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Financial Globalization and the Rise of IPOs outside the U.S


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  • Doidge, Craig

    (University of Toronto)

  • Karolyi, George Andrew

    (Cornell University)

  • Stulz, Rene M.

    (OH State University and European Corporate Governance Institute)

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    During the past two decades, the fraction of the world's initial public offerings (IPOs) accounted for by U.S. firms has fallen sharply. This decrease is attributed to higher IPO activity outside the U.S. and lower IPO activity in the U.S. We show that financial globalization has played a major role in the growth of IPOs outside the U.S. Historically, a country's IPO activity was strongly related to the quality of its institutions and better institutions helped explain the higher IPO activity in the U.S. compared to other countries. However, greater financial globalization has been associated with a reduction in the importance of institutions as determinants of a country's IPO activity. A large part of the increase in IPO activity outside the U.S. occurred through global IPOs, IPOs in which some of the proceeds are raised outside the firm's home country. Financial globalization has enabled firms from countries with poorer institutions to make use of global IPOs and they have done so more than firms from other countries. The evidence is consistent with the view that access to global markets and, more generally, financial globalization helps firms overcome the obstacles of poor institutions.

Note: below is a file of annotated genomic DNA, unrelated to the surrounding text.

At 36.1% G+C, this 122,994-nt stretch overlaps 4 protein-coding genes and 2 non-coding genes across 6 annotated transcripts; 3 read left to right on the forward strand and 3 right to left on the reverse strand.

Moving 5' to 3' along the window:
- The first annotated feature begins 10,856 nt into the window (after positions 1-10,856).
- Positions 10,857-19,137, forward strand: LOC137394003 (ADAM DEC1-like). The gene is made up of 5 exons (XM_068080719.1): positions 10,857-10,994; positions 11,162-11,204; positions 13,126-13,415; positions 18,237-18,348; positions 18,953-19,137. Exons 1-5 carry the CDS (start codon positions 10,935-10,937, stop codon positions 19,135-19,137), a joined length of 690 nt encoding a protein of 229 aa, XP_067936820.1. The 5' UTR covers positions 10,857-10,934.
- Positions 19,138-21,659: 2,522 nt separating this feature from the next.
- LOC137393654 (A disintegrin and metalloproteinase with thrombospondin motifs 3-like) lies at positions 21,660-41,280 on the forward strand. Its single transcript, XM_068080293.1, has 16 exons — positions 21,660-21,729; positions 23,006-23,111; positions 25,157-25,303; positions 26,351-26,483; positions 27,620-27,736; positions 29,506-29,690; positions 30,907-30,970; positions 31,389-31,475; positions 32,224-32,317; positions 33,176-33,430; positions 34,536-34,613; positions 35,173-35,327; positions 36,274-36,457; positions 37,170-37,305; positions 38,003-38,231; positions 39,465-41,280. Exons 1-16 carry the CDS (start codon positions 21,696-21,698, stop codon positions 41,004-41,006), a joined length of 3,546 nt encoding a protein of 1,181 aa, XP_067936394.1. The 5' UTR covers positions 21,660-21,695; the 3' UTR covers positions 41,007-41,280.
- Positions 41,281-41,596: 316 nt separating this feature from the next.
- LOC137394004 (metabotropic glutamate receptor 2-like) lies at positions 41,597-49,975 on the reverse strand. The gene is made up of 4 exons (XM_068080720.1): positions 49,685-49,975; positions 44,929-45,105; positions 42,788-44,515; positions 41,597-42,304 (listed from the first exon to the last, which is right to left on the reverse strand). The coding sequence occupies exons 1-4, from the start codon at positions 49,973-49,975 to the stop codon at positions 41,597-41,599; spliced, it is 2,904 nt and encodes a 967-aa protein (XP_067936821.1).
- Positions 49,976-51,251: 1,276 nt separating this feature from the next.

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    Bibliographic Info

    Paper provided by Ohio State University, Charles A. Dice Center for Research in Financial Economics in its series Working Paper Series with number 2012-13.

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    Date of creation: Jul 2012
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    Handle: RePEc:ecl:ohidic:2012-13

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    Cited by:
    1. Karolyi, G. Andrew, 2012. "Corporate governance, agency problems and international cross-listings: A defense of the bonding hypothesis," Emerging Markets Review, Elsevier, Elsevier, vol. 13(4), pages 516-547.
    2. Loughran, Tim & McDonald, Bill, 2013. "IPO first-day returns, offer price revisions, volatility, and form S-1 language," Journal of Financial Economics, Elsevier, Elsevier, vol. 109(2), pages 307-326.


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